We are used to being told that the greatest treasure in the spiritual world is Faith. Many centuries of religion rest on that one simple word.

Do we consider Faith to be the most important thing in the world? If so, we are quite wrong.

If we do, at some point, believe that, then we might as well stop believing.

The passage I have just read out takes us back to the early days of Christianity. And as we heard: ‘So now faith, hope, and love abide, these three; but the greatest of these is love.’

This is no superficial judgement on the part of Paul, who wrote these words. After all, a moment before, he was speaking about Faith. He said: ‘If I have all faith, so as to remove mountains, but have not love, I am nothing.’

Paul does not avoid the subject, on the contrary, he compares Faith and Love and concludes:

‘…and the greatest of these is Love.’

It must have been very hard for him to say that; after all, we usually commend to others what we consider to be our own strongest point, and love was not Paul’s strong point. Any observant student will have noticed that, as he grew older, Paul became more tolerant, more tender-hearted. However, the hand that wrote ‘the greatest of these is Love’ had often been stained with blood in its youth.

Besides, this Letter to the Corinthians is not the only document to state that Love is the
summum bonum
, the highest or supreme good. All the major works in Christianity agree on that point.

Peter says: ‘Above all, hold unfailing your love for one another, since love covers a multitude of sins.’

John goes still further: ‘God is Love.’

In another text of Paul’s, we read: ‘Love is the fulfilling of the Law.’

Why did Paul say that? At the time, people thought that the way to reach Paradise was by keeping the Ten Commandments, as well as the hundreds of other commandments based on the Tablets of the Law. Fulfilling the law was everything. It was more important than life itself.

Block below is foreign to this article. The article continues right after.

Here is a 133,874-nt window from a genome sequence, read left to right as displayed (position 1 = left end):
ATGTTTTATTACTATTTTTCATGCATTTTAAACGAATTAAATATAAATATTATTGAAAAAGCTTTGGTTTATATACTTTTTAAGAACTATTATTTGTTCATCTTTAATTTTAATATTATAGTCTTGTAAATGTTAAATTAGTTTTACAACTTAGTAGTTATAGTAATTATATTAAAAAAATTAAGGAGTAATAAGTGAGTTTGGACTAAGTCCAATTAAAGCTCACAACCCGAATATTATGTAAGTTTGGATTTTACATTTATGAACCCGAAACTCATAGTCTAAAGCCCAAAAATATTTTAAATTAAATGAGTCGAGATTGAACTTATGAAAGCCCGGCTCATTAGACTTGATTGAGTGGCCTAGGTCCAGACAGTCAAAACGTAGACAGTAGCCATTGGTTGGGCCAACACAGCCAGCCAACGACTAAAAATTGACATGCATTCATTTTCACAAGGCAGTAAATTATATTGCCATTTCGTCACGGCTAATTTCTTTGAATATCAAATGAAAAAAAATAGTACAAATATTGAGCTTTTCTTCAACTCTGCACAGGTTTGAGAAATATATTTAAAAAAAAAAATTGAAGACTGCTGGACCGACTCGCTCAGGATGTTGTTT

Then Christ said: ‘I will show you a simpler way. If you do one thing, you will do these hundred and ten things, without ever thinking about them. If you love, you will unconsciously fulfill the whole law.’

We can judge for ourselves if this advice works.

Take any one of the commandments:

‘Thou shalt have no other gods before Me.’

That is Love.

‘Take not His name in vain.’

Would we dare to speak lightly of someone we love?

‘Remember the Sabbath day to keep it holy.’

Do we not wait longingly for the day when we will meet our beloved in order to devote ourselves to Love? It will be the same if we love God.

Love requires us to obey all of God’s laws.

When someone loves, there is no need to tell him that he must honour his father and his mother or that he must not kill. It would be offensive to tell anyone who loves his fellow man and woman that he must not steal – how could he steal from those he loves? And why urge him not to bear false witness? He would never do such a thing, just as he would be utterly incapable of coveting his neighbour’s wife.


* * *


Love, then, is ‘the fulfilling of the Law’.

Love is the rule that contains all the other rules.

Love is the commandment that justifies all the other commandments.

Love is the secret of life.

Paul learned this and, in the letter I read from just now, he gave us the best and most important description of the
summum bonum
– the highest good.





aul begins by comparing Love with other qualities that were greatly valued at the time.

He compares it with eloquence; a noble gift capable of touching people’s hearts and minds and encouraging them to carry out important sacred tasks or deeds that go above and beyond the call of duty.

Paul says of great preachers:
If I speak in the tongues of men and of angels but have not love, I am become a noisy gong, or a clanging cymbal

And we all know why. We often hear what seem to be great ideas capable of transforming the world. But they are mere words devoid of emotion, empty of Love, which is why they do not touch us, however logical and intelligent they may seem.

Paul compares Love with Prophecy. He compares it with Mysteries. He compares it with Faith. He compares it with Charity.

Why is Love greater than Faith?

Because Faith is merely a path that leads us to the Greater Love.

Why is Love greater than Charity?

Because Charity is merely one of the ways in which Love manifests itself. And the whole is always greater than its individual parts. Charity is also merely a path, one of the many paths that Love uses to bring us closer to our fellow man.

And, as we all know, there is also a kind of Charity in which Love plays no part. It’s so easy to toss a coin to a poor man in the street; in fact it’s usually easier to do that than not.

It frees us from the guilty feelings aroused by the cruel spectacle of poverty.

BOOK: The Supreme Gift
8.66Mb size Format: txt, pdf, ePub